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I have this inequality that i don't know how to prove. Possibly the inequality between means might be useful. For $n \in \mathbb{N}$:

$$\frac{1}{n+1}+\frac{1}{n+2}+...+\frac{1}{3n+1} \ge 1$$

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if you want to use inequalities between means: use the inequality between arithmetic and harmonic mean and compute/estimate the harmonic mean of $1/(n+1),\dots,1/(3n+1)$ –  user8268 Oct 28 '12 at 19:25
    
Try using mathematical induction. –  Jonah Sinick Oct 28 '12 at 20:10

4 Answers 4

up vote 1 down vote accepted

It follows immediately from arithmetic mean harmonic mean inequality. Recall that given a set of positive numbers, $\{a_k\}_{k=1}^{k=m}$, we have that $$\dfrac{\displaystyle\sum_{k=1}^{m} a_k}m \geq \dfrac{m}{\displaystyle \sum_{k=1}^m \dfrac1{a_k}}$$ $$\dfrac{\displaystyle \sum_{k=1}^{2n+1} \dfrac1{n+k}}{2n+1} \geq \dfrac{2n+1}{\displaystyle \sum_{k=1}^{2n+1} (n+k)}$$ $$\displaystyle \sum_{k=1}^{2n+1} (n+k) = n(2n+1) + \dfrac{(2n+1)(2n+2)}2 = (2n+1)^2$$ Hence, $$\dfrac{\displaystyle \sum_{k=1}^{2n+1} \dfrac1{n+k}}{2n+1} \geq \dfrac{2n+1}{(2n+1)^2}$$ Hence, $$\displaystyle \sum_{k=1}^{2n+1} \dfrac1{n+k} \geq 1$$

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Write this as $$ \sum_{j=1}^{2n+1} \dfrac{1}{n+j} \ge \int_1^{2n+2} \dfrac{dx}{n+x} = \ln \left(\frac{3n+2}{n+1}\right)$$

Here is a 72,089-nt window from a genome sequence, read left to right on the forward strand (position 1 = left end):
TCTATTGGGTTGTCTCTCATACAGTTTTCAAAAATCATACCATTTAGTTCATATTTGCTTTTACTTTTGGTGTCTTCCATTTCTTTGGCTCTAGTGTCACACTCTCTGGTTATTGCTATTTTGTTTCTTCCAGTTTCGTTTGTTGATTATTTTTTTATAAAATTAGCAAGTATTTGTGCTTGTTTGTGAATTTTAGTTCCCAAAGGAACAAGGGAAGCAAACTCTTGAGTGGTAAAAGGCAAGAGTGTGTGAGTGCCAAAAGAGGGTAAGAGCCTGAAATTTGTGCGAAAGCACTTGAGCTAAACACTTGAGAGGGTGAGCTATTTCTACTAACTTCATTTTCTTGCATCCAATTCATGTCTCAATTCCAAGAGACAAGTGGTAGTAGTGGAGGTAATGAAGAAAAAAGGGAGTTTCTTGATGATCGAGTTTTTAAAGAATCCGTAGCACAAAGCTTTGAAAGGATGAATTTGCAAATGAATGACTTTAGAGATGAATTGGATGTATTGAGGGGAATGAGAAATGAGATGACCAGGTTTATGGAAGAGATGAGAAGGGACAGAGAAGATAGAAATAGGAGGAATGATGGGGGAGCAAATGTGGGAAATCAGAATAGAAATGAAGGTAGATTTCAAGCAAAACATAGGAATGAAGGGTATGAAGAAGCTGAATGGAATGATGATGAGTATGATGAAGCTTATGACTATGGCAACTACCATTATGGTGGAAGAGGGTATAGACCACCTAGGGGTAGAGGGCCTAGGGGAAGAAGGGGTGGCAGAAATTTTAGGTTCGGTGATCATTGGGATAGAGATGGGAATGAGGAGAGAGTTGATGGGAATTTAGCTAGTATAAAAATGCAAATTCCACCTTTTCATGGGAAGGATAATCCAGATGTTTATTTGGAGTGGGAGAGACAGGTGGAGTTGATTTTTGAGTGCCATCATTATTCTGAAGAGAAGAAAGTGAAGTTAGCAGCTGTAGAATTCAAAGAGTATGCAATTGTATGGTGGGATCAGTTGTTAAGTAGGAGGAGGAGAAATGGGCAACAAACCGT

Now $\dfrac{3n+2}{n+1} \ge e$ for $n > \dfrac{e-2}{3-e} \approx 2.549$. Do the cases $n=1$ and $2$ separately.

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We induct on $n$. For $n=1$, it's trivial. Now assume it holds for $n=k$, then $$ \frac{1}{(k+1)+1}+\cdots+\frac{1}{3(k+1)}+\frac{1}{3(k+1)+1}=\frac{1}{k+2}+\cdots+\frac{1}{3k+4} $$ $$ =(\frac{1}{k+1}+\cdots+\frac{1}{3k+1})-\frac{1}{k+1}+\frac{1}{3k+2}+\frac{1}{3k+3}+\frac{1}{3k+4} $$ Since the first expression is at least $1$ by the inductive hypothesis, it suffices to show $$ \frac{1}{3k+2}+\frac{1}{3k+3}+\frac{1}{3k+4}\ge \frac{1}{k+1} $$ But by Cauchy-Schwarz we obtain $$ (3k+2+3k+3+3k+4)(\frac{1}{3k+2}+\frac{1}{3k+3}+\frac{1}{3k+4})\ge9 $$ Which is equivalent to what we want after dividing by $9(k+1)$. So the inductive hypothesis always holds.

We can also use user8268's hint and apply Cauchy or AM-HM directly: $$ (k+1+\cdots+3k+1)(\frac{1}{k+1}+\cdots+\frac{1}{3k+1})\ge (2k+1)^2 $$ So it suffices to show $$ (2k+1)^2\ge (k+1+\cdots+3k+1)=(1+\cdots+3k+1)-(1+\cdots+k) $$ or $$ 4k^2+4k+1\ge \frac{(3k+1)(3k+2)}{2}-\frac{k(k+1)}{2}=\frac{8k^2+8k+2}{2}=4k^2+4k+1 $$ but this is clearly true.

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I tried this method as well but the second inequality is not true. Let's put k=6, then we get: $$L=\frac{1}{20}+\frac{1}{21}+\frac{1}{22} \approx 0.14$$ while the right side is $$ R=\frac{1}{7} \approx 0.16$$ –  Max Oct 28 '12 at 19:43
    
Actually, $L=\frac{1}{20}+\frac{1}{21}+\frac{1}{22}\approx 0.1431$, while $R=\frac{1}{7}\approx 0.1429$, so I believe the inequality is true. –  pi37 Oct 28 '12 at 19:54
    
Yes indeed, you are right. Actually i did this exercise the same way you have, but instead of $\frac{1}{k+1}$ I, somehow, got $\frac{1}{k}$ for which this inequality is not true. Thanks! –  Max Oct 28 '12 at 20:08

In general, if $f$ is a convex function and $p_j$ are non-negative coefficients such that $\sum p_j = 1$ then

$$ \sum_j p_j \, f(x_j) \geq f(\sum_j p_j \, x_j). $$

(This is Jensen's inequality.) Take $f(x) = 1/x$, $p_j = 1/(2n + 1)$ and $x_j = n + j$ for $j \in \{1, \dotsc, 2n+1 \}$ and your inequality follows.

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